Role of Mesenchymal Stromal Cells and their Extracellular Vesicles microRNAs in JAK2 Myeloproliferative Neoplasms

  1. Lopes Ramos, Teresa
Supervised by:
  1. Consuelo del Cañizo Fernández-Roldán Director
  2. Luis Ignacio Sánchez-Abarca Bernal Co-director
  3. Fermín Sánchez-Guijo Martín Co-director

Defence university: Universidad de Salamanca

Fecha de defensa: 05 September 2016

  1. Jesús María Hernández Rivas Chair
  2. J. R. González Porras Secretary
  3. Antonio Medina Almeida Committee member

Type: Thesis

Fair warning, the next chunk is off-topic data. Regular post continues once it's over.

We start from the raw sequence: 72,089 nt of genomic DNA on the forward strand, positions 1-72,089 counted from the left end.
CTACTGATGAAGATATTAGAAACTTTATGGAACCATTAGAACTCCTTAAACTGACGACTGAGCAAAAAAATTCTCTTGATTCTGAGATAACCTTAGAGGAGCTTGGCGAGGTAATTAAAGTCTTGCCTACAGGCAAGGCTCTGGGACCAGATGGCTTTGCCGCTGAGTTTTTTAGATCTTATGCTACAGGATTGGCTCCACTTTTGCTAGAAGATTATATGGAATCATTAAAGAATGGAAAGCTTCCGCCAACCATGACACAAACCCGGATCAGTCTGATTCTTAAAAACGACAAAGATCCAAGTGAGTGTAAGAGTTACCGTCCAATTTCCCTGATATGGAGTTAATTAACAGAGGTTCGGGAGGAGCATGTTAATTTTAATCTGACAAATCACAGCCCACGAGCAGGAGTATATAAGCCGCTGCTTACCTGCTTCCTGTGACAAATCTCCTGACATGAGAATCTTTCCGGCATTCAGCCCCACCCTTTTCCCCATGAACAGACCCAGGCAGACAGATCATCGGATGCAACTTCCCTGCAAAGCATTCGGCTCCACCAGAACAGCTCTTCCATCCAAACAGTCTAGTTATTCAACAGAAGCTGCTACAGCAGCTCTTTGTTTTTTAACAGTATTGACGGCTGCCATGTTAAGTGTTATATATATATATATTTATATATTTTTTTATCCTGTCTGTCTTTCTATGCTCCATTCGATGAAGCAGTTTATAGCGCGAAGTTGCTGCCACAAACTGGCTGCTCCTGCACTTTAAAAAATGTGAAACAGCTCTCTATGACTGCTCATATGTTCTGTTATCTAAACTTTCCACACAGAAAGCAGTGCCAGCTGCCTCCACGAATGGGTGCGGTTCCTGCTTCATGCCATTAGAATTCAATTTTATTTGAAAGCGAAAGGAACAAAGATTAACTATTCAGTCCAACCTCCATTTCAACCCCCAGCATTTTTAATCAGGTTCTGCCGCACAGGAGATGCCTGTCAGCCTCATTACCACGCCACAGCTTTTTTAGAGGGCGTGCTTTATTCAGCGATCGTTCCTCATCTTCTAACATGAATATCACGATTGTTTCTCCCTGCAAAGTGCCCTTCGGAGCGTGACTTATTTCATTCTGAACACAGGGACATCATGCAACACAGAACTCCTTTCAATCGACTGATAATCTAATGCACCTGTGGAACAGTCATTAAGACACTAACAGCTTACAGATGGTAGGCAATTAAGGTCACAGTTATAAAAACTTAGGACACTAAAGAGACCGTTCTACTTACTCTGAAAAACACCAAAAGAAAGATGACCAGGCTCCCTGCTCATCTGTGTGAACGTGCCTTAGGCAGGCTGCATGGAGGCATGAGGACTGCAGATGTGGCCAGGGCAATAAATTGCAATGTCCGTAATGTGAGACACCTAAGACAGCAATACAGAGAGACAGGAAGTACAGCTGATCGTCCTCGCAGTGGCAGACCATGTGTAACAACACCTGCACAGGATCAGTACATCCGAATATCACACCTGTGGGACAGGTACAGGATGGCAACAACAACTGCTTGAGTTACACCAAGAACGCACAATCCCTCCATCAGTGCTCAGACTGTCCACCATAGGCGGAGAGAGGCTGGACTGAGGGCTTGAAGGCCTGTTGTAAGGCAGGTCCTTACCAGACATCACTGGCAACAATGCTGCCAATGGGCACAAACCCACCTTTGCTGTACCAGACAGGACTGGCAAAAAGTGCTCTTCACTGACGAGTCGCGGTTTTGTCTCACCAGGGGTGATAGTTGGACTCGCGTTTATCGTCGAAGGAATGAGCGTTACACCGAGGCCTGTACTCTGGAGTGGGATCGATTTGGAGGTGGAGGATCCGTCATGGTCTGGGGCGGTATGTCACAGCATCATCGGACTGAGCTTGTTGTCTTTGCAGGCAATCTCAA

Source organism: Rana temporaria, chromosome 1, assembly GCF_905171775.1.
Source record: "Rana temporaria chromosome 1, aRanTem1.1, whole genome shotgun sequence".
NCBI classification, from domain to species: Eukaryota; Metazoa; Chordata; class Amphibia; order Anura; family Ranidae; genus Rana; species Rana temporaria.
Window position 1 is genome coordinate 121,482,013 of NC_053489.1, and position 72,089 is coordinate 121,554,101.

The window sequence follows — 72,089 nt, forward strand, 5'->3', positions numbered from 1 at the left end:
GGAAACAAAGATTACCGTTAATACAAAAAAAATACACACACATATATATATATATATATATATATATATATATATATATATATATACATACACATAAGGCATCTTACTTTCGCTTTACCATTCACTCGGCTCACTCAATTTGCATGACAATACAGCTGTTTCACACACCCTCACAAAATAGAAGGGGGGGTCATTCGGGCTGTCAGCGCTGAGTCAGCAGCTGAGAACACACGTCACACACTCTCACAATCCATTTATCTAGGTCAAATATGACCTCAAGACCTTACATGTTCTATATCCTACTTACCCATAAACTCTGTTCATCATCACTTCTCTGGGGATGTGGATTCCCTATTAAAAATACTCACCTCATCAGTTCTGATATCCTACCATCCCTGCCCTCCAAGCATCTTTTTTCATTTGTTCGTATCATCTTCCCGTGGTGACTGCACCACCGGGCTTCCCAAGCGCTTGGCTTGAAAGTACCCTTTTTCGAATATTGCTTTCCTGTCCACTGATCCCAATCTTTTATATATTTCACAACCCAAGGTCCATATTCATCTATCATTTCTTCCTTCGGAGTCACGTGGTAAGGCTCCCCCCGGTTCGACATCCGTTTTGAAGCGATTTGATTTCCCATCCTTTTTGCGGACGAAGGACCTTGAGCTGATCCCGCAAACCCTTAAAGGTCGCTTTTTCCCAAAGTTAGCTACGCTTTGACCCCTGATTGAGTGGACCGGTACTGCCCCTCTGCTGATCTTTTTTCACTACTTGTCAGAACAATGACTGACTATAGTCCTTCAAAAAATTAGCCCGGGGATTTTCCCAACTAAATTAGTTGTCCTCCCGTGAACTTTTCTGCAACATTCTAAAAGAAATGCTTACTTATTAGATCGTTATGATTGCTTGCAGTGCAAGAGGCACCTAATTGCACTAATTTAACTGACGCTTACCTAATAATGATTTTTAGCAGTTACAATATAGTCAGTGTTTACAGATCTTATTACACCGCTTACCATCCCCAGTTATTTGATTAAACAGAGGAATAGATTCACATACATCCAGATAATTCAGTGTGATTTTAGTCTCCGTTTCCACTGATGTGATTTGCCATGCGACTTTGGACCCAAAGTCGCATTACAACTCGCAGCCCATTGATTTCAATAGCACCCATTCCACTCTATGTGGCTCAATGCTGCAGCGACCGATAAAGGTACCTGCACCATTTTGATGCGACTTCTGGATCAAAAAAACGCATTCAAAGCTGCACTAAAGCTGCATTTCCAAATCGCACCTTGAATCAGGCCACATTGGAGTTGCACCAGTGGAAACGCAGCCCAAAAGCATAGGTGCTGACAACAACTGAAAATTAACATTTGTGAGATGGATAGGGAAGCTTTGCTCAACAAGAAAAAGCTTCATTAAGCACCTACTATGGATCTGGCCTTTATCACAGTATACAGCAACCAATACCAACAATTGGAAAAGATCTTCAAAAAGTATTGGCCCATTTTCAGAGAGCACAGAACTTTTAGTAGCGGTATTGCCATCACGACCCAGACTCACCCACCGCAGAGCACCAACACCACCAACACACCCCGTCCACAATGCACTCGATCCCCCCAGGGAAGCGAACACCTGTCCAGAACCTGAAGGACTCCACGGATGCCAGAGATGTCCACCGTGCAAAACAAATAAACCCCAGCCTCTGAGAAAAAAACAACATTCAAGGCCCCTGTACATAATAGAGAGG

Background Bone marrow-derived mesenchymal stromal cells (BM-MSC) are crucial for haematopoietic niche maintenance. There is evidence of continuous cross-talk between the neoplastic cells and BM-MSC, inducing the modulation of both populations, which may favour the emergence and progression of myeloproliferative neoplastic (MPN) disease. Extracellular vesicles (EV) have emerged as new play-ers in cell-to-cell communication. These structures are associated with the bidirectional transfer of proteins, mRNA, microRNA between cancer cells and stromal cells, inducing functional and genetic alterations in neighbouring cells. Objectives and methodology - To characterise and compare BM-MSC from MPN patients (JAK2V617F) with BM-MSC from HD and CML patients, population doubling, multilineage differentiation, immunophenotype, apoptosis and cell cycle assays were performed. - To study the presence of genomic alterations in the BM-MSC from ET and PV patients, and com-pare to control MSC (HD), a global analysis of gene expression profile from the different experimental groups was performed, using Affymetrix Oligoarrays (Human Gene 1.0 ST arrays). RT-PCR and Western blot (WB) were performed to confirm the results. - To evaluate if the alteration in the BM-MSC from JAK-2 MPN patients modifies the capacity to sup-port normal and MPN haematopoietic progenitor cells, clonogenic (CFU-GM) and long-term BM cul-ture (LTBMC) assays were performed. - To identify altered genes and pathways in the MPN-MSC which could potentially be used as thera-peutic targets, we selected from the previous experiments histone deacetylase 8 (HDAC8). Then we treated BM-MSC from HD and MPN patients with a specific inhibitor PCI34051 at concentration of 25µM during 48h. The effects of HDAC8i on the BM-MSC was evaluated by annexing V (apoptosis), cell cycle, RT-PCR and WB. To assess the impact of this inhibition on the capacity of MPN-MSC to support haematopoiesis, BM mononuclear cells (BM-MNC) were co-cultured in transwell for 48h, with PCI34051-treated and non-treated BM-MSC. After co-culture, cell viability, CFU-GM assays and TP53 expression were analysed. - To compare the microRNA content in the MSC-derived extracellular vesicles (EV) from HD and MPN patients, and to study the functional alterations that may be induced when incorporated into haematopoietic progenitor cells. Firstly, EV were isolated from BM-MSC of MPN patients and HD, and were purified by ultracentrifugation. For EV characterisation, transmission electron microscopy (TEM), NanoSight, flow cytometry (MFC) and WB for CD63 were performed. To evaluate microRNA content into EV-MSC from both groups (patients and controls), expression of miRNA was analysed using 384-well microfluidic cards (TaqMan® MicroRNA Array A). EV incorporation was demonstrated by fluorescence microscopy and MFC, where HPC (CD34+cells obtained by immunomagnetic selection) were co-cultured with EV previously labelled with Vybrant Dil. To study HPC modification induced by the incorporation of EV, apoptosis and clonogenic assays were performed. Results Compared to HD, BM-MSC from MPN patients showed similar morphology and differentiation capacity, with an increased proliferation rate with less apoptotic cells. BM-MSC from MPN expressed comparable levels of CD73, CD44, CD90 and CD166, whereas they were negative for haematopoietic markers. The median expression of CD105 was lower in BM-MSC from MPN patients (p <0.05) when compared to controls. Gene expression profile of BM-MSC showed a total of 169 genes that were differentially expressed in BM-MSC from MPN patients compared to HD. RT-PCR was performed in two genes to confirm these results, demonstrating that HDAC8 and MYADM genes were up-regulated. Next, we observed a significant increase in the number of CFU-GM when MPN-HPC were co-cultured with MPN-MSC compared to HD-MSC. MPN-MSC also showed the ability to support healthy HPC in LTBMC. However, MPN-MSC showed alterations in the expression of genes associ-ated to the maintenance of haematopoiesis. The inhibition of HDAC8 in BM-MSC from MPN was confirmed by RT-PCR and WB assays, when the cells were treated with PCI34051. HDAC8-selective inhibition also induced a cell cycle arrest in the MPN BM-MSC, with an increase of the percentage of apoptotic cells. Co-cultures of BM-MNC from MPN patients with neoplastic stroma previously treated with HDAC8 inhibitor induced a decrease in MNC cell viability (p=0.028), CFU-GM (p=0.018) and an increase of TP53 expression. Regarding the EV studies, we showed that the characterisation by TEM and NanoSight revealed that EV-MSC from both groups exhibited a size and morphology characteristic of EV, and were positive for CD63 (WB), the characteristic marker of EV. By MFC, EV released from BM-MSC of both groups (HD and JAK2) were defined as particles less than 1µM of diameter, positive for CD90, CD44 and CD73 and for EV markers. At the same time they were negative for CD34 and CD45, demonstrating the specificity of monoclonal labelling. When the content of microRNA was analysed (8 HD-MSC and 11 MPN-MSC), we observed an overall increase in the microRNA expression in the EV from patients, yet without reaching statistical significance. Using RT-PCR, we observed a significant overexpression (p=0.032) of miR-155 in the EV derived from MPN-MSC. We also observed an increase of CD34+ cell viability, after the incorporation of EV from both groups (HD and JAK2). A significant increase (p=0.04) of miR-155 expression was ob-served in the HD CD34+ cells, after incorporating MPN-MSC-derived EV. In addition, an increase of CFU-GM was observed when neoplastic CD34+ cells incorporated the EV derived from MSC from MPN patients (p=0.056). Conclusions These results suggest that MPN-MSC display different proliferative rate, immunophenotypic markers, gene expression profile and HDAC8 overexpression compared to HD-MSC. The inhibition of HDAC8 expression by its specific inhibitor decreases the capacity of the stroma to support haematopoietic cells from MPN patients, suggesting that HDAC8 may be a potential therapeutic target. Furthermore, we suggest that EV released from MPN-MSC represent a mechanism of intercellular communication between malignant stromal and haematopoietic cells, through the transfer of genetic information that may be relevant in the pathophysiology of these diseases.